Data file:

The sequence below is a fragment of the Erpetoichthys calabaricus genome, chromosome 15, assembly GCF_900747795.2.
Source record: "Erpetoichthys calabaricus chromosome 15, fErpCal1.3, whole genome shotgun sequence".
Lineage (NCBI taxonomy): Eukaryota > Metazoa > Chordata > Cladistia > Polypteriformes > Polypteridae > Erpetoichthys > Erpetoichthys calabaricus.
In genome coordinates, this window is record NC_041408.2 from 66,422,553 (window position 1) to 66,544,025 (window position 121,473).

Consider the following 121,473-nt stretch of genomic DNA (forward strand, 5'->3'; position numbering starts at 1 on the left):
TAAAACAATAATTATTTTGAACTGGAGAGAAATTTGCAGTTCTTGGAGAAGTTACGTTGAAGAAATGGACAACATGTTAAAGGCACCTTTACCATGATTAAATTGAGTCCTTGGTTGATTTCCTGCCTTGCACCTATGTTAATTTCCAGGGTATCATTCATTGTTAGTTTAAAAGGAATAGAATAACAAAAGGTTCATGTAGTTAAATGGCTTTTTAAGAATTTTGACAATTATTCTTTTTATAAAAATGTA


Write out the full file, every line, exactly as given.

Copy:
The sequence below is a fragment of the Erpetoichthys calabaricus genome, chromosome 15, assembly GCF_900747795.2.
Source record: "Erpetoichthys calabaricus chromosome 15, fErpCal1.3, whole genome shotgun sequence".
Lineage (NCBI taxonomy): Eukaryota > Metazoa > Chordata > Cladistia > Polypteriformes > Polypteridae > Erpetoichthys > Erpetoichthys calabaricus.
In genome coordinates, this window is record NC_041408.2 from 66,422,553 (window position 1) to 66,544,025 (window position 121,473).

Consider the following 121,473-nt stretch of genomic DNA (forward strand, 5'->3'; position numbering starts at 1 on the left):
TAAAACAATAATTATTTTGAACTGGAGAGAAATTTGCAGTTCTTGGAGAAGTTACGTTGAAGAAATGGACAACATGTTAAAGGCACCTTTACCATGATTAAATTGAGTCCTTGGTTGATTTCCTGCCTTGCACCTATGTTAATTTCCAGGGTATCATTCATTGTTAGTTTAAAAGGAATAGAATAACAAAAGGTTCATGTAGTTAAATGGCTTTTTAAGAATTTTGACAATTATTCTTTTTATAAAAATGTA